[Date Prev][Date Next][Thread Prev][Thread Next][Date Index][Thread Index]

RE: Pid lkm

> What you could do to schedule some kernel code to run, is 
> make a user space
> prog which write's to a device or /proc entry, this can 
> trigger the code to
> run.....
In what context?
To access userspace data, you must be in a process context. Fx. you cannot
access userspace data from an interrupt.

Or do you think the process that opens the device, just place the data
somewhere trigger a bit to tell that the data is there. And then puts itself
on the queue and waits, for some other kernel process to take care of the
data, and to wake the process again?

In a module you can call sleep_on_timeout(), that puts you on the queue,
instead of making a busy wait. How would this be possible if there isn't any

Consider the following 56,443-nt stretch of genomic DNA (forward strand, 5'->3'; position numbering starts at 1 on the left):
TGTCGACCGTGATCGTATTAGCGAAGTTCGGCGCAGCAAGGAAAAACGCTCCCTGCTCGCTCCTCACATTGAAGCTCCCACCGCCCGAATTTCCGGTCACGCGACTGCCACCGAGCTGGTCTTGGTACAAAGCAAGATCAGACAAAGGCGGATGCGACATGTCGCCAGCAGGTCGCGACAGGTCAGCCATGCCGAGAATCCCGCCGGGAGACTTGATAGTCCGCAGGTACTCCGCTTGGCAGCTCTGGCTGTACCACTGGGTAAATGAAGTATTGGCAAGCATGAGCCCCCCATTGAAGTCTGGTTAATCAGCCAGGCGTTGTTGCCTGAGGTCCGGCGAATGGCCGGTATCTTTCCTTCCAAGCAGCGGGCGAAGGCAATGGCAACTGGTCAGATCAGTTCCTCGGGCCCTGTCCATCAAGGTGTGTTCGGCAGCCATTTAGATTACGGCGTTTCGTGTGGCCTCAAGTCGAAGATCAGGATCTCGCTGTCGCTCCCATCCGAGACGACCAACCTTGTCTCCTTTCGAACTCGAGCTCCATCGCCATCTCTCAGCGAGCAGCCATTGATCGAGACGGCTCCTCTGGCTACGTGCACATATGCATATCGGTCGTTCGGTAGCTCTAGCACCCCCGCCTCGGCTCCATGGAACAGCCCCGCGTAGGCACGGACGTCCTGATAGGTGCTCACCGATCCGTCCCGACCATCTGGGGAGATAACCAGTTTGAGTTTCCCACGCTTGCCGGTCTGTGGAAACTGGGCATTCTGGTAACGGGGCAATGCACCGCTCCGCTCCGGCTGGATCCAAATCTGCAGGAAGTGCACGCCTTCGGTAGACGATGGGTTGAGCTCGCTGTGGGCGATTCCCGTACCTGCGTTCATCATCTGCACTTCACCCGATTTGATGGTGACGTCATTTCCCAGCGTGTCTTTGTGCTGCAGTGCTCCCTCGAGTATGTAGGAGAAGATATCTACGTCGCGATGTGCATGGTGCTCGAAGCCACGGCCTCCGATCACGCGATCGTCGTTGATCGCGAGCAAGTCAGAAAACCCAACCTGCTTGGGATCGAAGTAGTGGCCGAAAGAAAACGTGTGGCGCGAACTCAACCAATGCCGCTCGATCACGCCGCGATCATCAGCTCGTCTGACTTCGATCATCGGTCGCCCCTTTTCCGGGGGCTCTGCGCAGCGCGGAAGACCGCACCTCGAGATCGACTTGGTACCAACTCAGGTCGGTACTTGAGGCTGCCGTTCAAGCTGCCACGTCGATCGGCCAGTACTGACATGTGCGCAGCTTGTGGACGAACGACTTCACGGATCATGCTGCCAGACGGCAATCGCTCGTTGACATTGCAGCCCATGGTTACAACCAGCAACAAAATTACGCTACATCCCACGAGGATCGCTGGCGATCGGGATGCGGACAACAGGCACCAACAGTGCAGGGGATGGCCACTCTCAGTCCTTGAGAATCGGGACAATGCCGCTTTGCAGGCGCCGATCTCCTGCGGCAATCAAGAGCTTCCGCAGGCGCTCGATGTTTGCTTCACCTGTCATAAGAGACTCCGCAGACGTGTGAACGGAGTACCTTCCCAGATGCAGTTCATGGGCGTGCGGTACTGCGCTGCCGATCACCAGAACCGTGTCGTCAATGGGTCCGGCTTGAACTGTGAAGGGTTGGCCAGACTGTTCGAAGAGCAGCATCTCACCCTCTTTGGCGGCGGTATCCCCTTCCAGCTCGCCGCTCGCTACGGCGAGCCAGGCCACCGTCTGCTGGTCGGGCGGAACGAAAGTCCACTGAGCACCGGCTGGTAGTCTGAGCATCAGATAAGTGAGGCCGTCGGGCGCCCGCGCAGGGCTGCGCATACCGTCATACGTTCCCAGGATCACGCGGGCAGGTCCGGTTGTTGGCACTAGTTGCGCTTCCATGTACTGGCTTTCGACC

process context in the execution?

Take a look at /proc/self, it is a symbolic link to the /proc entry of the
current process, if you look at the link from another shell (and thereby
another pid) you will see that the link has changed, to point at you new
pid. How come that?

Take look at linux/fs/proc/base.c and the function proc_self_readlink()
(line 915 in 2.4.18).
It uses the current->pid variable to make the symbolic link. How come this
work if the are no pid in kernel code?

Martin Hansen
Student at SDU Sønderborg. www.sdu.dk
Writing final project at Danfoss drives A/S. http://drives.danfoss.com

Tlf: 74 88 54 62